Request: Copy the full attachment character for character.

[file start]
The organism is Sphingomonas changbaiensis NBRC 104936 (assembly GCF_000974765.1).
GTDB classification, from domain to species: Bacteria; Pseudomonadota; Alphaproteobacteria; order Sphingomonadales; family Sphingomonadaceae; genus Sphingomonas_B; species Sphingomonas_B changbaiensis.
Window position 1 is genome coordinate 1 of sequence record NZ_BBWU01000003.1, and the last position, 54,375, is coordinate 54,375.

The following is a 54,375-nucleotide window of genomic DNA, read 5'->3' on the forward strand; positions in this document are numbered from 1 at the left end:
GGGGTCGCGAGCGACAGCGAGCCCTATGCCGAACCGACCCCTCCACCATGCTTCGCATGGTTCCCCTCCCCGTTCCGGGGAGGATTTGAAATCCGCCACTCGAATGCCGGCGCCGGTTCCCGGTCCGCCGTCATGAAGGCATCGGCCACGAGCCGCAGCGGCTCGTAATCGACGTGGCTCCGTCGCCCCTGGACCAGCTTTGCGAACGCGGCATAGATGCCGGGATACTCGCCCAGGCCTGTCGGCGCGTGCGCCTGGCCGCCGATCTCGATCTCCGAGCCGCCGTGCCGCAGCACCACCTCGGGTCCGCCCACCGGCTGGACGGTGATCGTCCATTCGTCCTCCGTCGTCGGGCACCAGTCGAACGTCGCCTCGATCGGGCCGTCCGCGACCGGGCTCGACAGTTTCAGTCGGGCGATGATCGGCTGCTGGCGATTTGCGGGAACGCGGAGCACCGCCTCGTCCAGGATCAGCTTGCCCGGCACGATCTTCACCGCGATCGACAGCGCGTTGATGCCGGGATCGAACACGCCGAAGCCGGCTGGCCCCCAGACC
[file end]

The organism is Sphingomonas changbaiensis NBRC 104936 (assembly GCF_000974765.1).
GTDB classification, from domain to species: Bacteria; Pseudomonadota; Alphaproteobacteria; order Sphingomonadales; family Sphingomonadaceae; genus Sphingomonas_B; species Sphingomonas_B changbaiensis.
Window position 1 is genome coordinate 1 of sequence record NZ_BBWU01000003.1, and the last position, 54,375, is coordinate 54,375.

The following is a 54,375-nucleotide window of genomic DNA, read 5'->3' on the forward strand; positions in this document are numbered from 1 at the left end:
GGGGTCGCGAGCGACAGCGAGCCCTATGCCGAACCGACCCCTCCACCATGCTTCGCATGGTTCCCCTCCCCGTTCCGGGGAGGATTTGAAATCCGCCACTCGAATGCCGGCGCCGGTTCCCGGTCCGCCGTCATGAAGGCATCGGCCACGAGCCGCAGCGGCTCGTAATCGACGTGGCTCCGTCGCCCCTGGACCAGCTTTGCGAACGCGGCATAGATGCCGGGATACTCGCCCAGGCCTGTCGGCGCGTGCGCCTGGCCGCCGATCTCGATCTCCGAGCCGCCGTGCCGCAGCACCACCTCGGGTCCGCCCACCGGCTGGACGGTGATCGTCCATTCGTCCTCCGTCGTCGGGCACCAGTCGAACGTCGCCTCGATCGGGCCGTCCGCGACCGGGCTCGACAGTTTCAGTCGGGCGATGATCGGCTGCTGGCGATTTGCGGGAACGCGGAGCACCGCCTCGTCCAGGATCAGCTTGCCCGGCACGATCTTCACCGCGATCGACAGCGCGTTGATGCCGGGATCGAACACGCCGAAGCCGGCTGGCCCCCAGACC